Ever since their Atlanta feud, Carl Edwards and Brad Keselowski had been playing nicely. Edwards was put on probation for his payback at the Kobalt Tools 500 that sent Keselowski flying through the air.
Since then, Edwards and Keselowski had been on their best behavior in not only the Sprint Cup Series but also the Nationwide Series, where the two are one-two (Keselowski-Edwards) in the points standings.
That courteous driving continued during Saturday night's Missouri/Illinous Dodge Dealers' 250 at Gateway International Raceway, at least until the final lap. For a period in the middle of the race, Edwards and Keselowski raced door-to-door for the lead with not so much as a slight bump. However, all of that went out the window after a late-race crash necessitated a green-white-checker finish.
Edwards got around Keselowski for the lead as the white flag flew, and in Turn 1 of the final lap, Keselowski slid up into Edwards' left-rear quarterpanel, getting Edwards' loose. Edwards kept the car pointed straight and stayed in the gas, and the two entered Turn 3 side by side, with Edwards on the high side.
Keselowski had the advantage off of Turn 4 as the two came to get the checkerd flag. That's when Edwards bumped into the right rear of Keselowski, sending him spinning into the outside wall.
Accidental, it wasn't.
"I'm sure some [fans] don't like that win, Brad Keselowski fans and stuff, but I couldn't let him take it from me," Edwards told ESPN in victory lane. "I had to do what I had to do."
It seems that Atlanta (or Talladega for that matter) had nothing to do with this incident. Edwards maintained that had Keselowski not bumped into him in Turn 1 that he would have stayed off of Keselowski's bumper off of Turn 4. And at first, it looked like another crash that just involved the two cars. However, Keselowski bounced off the outside wall and skidded down the racetrack towards the inside wall and was blasted by Shelby Howard and Tayler Malsam scattering pieces of Keselowski's car everywhere.
"The deal is we raced really well — I don't know — for 10 laps straight earlier in the race," Edwards said. "He just got in over his head and tried too hard and that was at my expense, so that was at his expense and we got our win. I think he could have gotten me without hitting me. I think his car was good enough that we could have been side by side across the start-finish line. I would much rather would have that, but we got the trophy."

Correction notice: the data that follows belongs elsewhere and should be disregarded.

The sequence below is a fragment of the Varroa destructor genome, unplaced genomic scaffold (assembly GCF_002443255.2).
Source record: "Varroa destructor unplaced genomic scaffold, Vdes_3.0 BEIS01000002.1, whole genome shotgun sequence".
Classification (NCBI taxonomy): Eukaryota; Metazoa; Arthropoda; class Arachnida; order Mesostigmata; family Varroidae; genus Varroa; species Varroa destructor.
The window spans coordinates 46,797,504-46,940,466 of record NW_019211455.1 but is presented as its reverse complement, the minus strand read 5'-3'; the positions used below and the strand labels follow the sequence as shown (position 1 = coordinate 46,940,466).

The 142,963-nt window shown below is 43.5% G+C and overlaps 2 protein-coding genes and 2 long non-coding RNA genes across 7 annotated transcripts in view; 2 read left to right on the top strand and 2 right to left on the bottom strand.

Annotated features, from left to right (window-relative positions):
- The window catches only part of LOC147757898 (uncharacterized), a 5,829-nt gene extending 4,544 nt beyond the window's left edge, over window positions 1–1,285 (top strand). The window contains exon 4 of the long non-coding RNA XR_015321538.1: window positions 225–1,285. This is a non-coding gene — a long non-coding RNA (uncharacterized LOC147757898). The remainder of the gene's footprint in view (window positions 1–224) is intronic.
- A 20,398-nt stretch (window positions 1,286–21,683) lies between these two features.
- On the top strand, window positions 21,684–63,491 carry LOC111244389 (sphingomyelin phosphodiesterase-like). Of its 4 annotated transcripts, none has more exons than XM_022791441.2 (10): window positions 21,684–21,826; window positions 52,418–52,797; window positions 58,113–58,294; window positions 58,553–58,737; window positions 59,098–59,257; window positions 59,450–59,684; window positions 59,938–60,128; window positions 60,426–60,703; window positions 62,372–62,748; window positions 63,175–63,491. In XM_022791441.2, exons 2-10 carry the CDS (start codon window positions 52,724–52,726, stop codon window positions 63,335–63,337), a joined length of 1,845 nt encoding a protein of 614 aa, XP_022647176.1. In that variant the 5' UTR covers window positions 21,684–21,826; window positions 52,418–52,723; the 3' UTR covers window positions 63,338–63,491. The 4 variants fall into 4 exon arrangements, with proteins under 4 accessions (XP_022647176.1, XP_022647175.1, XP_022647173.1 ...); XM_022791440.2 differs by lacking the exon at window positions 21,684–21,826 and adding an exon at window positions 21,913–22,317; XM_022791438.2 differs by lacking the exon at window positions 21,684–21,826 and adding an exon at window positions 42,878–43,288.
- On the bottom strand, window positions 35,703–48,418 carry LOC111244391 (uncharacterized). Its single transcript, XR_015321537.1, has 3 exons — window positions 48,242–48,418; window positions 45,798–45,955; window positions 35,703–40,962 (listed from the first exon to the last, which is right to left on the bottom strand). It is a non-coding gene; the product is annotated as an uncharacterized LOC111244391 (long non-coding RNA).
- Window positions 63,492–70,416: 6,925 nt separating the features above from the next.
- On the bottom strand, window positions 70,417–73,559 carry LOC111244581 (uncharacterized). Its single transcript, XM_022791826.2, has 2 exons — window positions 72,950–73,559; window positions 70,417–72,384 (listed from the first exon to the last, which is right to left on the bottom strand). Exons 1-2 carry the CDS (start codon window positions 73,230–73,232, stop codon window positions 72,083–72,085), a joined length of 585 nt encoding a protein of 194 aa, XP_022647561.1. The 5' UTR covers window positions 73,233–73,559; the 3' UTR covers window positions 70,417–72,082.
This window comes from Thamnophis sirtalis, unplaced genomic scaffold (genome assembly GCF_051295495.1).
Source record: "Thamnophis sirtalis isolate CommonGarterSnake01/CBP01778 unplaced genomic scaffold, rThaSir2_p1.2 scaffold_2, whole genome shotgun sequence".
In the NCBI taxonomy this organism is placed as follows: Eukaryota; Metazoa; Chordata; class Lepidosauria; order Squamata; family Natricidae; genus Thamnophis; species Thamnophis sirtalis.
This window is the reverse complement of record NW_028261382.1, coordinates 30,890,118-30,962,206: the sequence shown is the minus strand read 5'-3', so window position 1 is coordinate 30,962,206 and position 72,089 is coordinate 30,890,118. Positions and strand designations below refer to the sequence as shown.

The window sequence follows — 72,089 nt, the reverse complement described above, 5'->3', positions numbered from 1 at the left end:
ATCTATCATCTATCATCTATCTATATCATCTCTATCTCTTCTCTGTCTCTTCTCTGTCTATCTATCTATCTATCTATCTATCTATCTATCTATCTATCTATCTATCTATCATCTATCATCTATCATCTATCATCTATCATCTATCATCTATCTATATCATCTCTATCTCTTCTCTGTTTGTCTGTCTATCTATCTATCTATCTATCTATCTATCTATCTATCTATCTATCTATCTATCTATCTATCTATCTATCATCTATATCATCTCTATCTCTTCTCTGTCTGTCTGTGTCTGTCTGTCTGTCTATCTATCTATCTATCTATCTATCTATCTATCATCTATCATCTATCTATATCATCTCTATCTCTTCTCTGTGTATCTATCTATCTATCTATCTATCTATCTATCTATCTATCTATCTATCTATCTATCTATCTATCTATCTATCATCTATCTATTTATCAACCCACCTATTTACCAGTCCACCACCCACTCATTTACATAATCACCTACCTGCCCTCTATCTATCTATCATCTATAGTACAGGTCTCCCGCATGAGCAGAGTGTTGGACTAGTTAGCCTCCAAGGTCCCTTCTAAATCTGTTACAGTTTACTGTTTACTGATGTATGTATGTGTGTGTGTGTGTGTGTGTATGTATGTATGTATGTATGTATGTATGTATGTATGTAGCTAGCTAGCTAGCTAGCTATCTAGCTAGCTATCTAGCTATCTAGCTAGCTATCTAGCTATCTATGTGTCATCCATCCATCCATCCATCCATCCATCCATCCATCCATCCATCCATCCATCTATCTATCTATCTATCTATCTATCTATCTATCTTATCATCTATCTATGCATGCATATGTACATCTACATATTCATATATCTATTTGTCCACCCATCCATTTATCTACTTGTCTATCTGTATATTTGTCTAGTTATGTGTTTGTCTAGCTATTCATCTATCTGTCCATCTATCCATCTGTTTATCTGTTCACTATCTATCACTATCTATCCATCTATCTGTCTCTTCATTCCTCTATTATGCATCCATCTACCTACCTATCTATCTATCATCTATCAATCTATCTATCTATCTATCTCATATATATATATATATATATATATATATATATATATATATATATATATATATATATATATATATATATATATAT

ESPN2's broadcast went off the air at 11 p.m. ET, while Keselowski was still in the infield care center. However, ESPN did catch up to Keselowski's father, Bob, a former Camping World Truck Series driver.
"Brad got into Carl getting down into Turn 1," Bob Keselowski said. "They bumped, they rubbed, typical rubbing racing deal. Carl flipped out like he did at Atlanta and tried to kill the kid. I'm sick and tired of this. I'll get my own damn uniform back on and take care of this. He ain't gonna kill my boy. He just overreacted so bad. If he wanted to bump Brad that's one thing, but don't drive him through the inside guardrail. Don't put him in the grandstands at Atlanta. That's asinine."
Boy, if I didn't know any better, I'd think that this is turning into NASCAR's version of "Twilight." Soon everyone is going to be on Team Carl or Team Brad and thinking that the other team is full of giant losers and infected with cooties.
Once again, the outcome of Edwards' actions were far greater than the intended results. Is that his fault? To a degree, it is. But at the same time, doesn't Edwards deserve to get a shot at Keselowski after Keselowski got a shot at him? And doesn't Edwards have to make that shot count given that they were just hundreds of feet from the start-finish line?
The Jimmie Johnson-Kurt Busch bump-and-run fiesta at New Hampshire is not comparable to this in any respect because Johnson and Busch made their moves — err, bumps — before the white-flag lap. Edwards didn't have that. He felt that he had (rightfully or not) the win potentially taken away from him by a dirty move just a couple of corners earlier, and his only chance to get the win back was to take action against Keselowski.
It's a shame that Keselowski slid down in front of the field and sustained so much damage — the impacts were pretty severe — but the field was jumbled up because of another late-race caution leading to that green-white-checker finish.
Drivers knowingly risk life and limb when they get into race cars, and they must also realize the consequences that happen when sheet metal comes together on the racetrack. That goes for both Edwards and Keselowski, as it truly sounds like this is an incident that could have been avoided. I just wish that the Internet was as popular as it is now back in 1999. I would have loved to have seen the instant reactions when Terry Labonte went skidding that summer night at Bristol when he got dumped by Dale Earnhardt.
(Speaking of the Internet, it should be noted that Edwards was the top trending topic on Twitter for a while after the race. Behold your power, NASCAR fans.)